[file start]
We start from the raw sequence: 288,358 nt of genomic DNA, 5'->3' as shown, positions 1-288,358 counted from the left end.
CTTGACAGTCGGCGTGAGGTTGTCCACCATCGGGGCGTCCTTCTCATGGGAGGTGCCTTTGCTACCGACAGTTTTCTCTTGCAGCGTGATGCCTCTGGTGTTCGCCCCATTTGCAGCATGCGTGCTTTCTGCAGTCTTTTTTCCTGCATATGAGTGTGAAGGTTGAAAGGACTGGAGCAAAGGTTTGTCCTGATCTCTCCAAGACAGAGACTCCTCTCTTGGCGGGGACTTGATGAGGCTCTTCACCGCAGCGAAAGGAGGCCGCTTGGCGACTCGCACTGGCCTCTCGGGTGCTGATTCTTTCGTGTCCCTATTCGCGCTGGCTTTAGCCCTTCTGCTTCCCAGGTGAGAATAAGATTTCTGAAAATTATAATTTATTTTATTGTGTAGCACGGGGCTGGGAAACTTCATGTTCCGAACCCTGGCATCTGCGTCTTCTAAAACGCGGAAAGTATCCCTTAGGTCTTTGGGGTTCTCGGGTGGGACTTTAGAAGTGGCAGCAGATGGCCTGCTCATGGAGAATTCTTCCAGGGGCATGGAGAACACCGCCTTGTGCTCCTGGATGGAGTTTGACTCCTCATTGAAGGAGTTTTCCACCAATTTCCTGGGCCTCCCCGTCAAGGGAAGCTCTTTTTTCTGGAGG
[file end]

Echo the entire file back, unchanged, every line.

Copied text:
We start from the raw sequence: 288,358 nt of genomic DNA, 5'->3' as shown, positions 1-288,358 counted from the left end.
CTTGACAGTCGGCGTGAGGTTGTCCACCATCGGGGCGTCCTTCTCATGGGAGGTGCCTTTGCTACCGACAGTTTTCTCTTGCAGCGTGATGCCTCTGGTGTTCGCCCCATTTGCAGCATGCGTGCTTTCTGCAGTCTTTTTTCCTGCATATGAGTGTGAAGGTTGAAAGGACTGGAGCAAAGGTTTGTCCTGATCTCTCCAAGACAGAGACTCCTCTCTTGGCGGGGACTTGATGAGGCTCTTCACCGCAGCGAAAGGAGGCCGCTTGGCGACTCGCACTGGCCTCTCGGGTGCTGATTCTTTCGTGTCCCTATTCGCGCTGGCTTTAGCCCTTCTGCTTCCCAGGTGAGAATAAGATTTCTGAAAATTATAATTTATTTTATTGTGTAGCACGGGGCTGGGAAACTTCATGTTCCGAACCCTGGCATCTGCGTCTTCTAAAACGCGGAAAGTATCCCTTAGGTCTTTGGGGTTCTCGGGTGGGACTTTAGAAGTGGCAGCAGATGGCCTGCTCATGGAGAATTCTTCCAGGGGCATGGAGAACACCGCCTTGTGCTCCTGGATGGAGTTTGACTCCTCATTGAAGGAGTTTTCCACCAATTTCCTGGGCCTCCCCGTCAAGGGAAGCTCTTTTTTCTGGAGG